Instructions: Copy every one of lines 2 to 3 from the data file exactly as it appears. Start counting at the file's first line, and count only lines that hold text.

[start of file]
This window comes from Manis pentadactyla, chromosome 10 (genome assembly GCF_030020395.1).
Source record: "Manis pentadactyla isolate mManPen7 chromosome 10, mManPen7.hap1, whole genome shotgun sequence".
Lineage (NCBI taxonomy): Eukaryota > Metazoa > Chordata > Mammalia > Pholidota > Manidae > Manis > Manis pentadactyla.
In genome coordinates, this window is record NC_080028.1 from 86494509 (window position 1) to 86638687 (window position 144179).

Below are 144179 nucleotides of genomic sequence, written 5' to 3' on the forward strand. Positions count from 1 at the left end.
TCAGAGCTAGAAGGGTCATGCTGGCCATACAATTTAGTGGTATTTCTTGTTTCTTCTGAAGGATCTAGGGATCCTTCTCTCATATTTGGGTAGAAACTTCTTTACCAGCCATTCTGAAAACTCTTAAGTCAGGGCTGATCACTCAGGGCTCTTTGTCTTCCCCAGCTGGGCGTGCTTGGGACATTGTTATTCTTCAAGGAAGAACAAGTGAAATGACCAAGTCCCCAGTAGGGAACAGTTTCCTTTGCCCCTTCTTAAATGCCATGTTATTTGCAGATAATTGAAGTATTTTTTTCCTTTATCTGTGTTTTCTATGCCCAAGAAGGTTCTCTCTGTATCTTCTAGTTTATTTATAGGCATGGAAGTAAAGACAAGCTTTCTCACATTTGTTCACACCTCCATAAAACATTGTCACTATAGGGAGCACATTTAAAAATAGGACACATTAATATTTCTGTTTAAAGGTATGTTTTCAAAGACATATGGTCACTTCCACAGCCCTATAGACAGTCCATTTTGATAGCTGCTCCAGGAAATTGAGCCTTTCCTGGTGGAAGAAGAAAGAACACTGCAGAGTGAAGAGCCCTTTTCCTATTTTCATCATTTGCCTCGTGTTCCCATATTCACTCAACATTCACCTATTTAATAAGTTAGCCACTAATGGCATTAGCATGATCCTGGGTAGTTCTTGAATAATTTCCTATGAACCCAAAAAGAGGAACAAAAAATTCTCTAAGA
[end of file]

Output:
Source record: "Manis pentadactyla isolate mManPen7 chromosome 10, mManPen7.hap1, whole genome shotgun sequence".
Lineage (NCBI taxonomy): Eukaryota > Metazoa > Chordata > Mammalia > Pholidota > Manidae > Manis > Manis pentadactyla.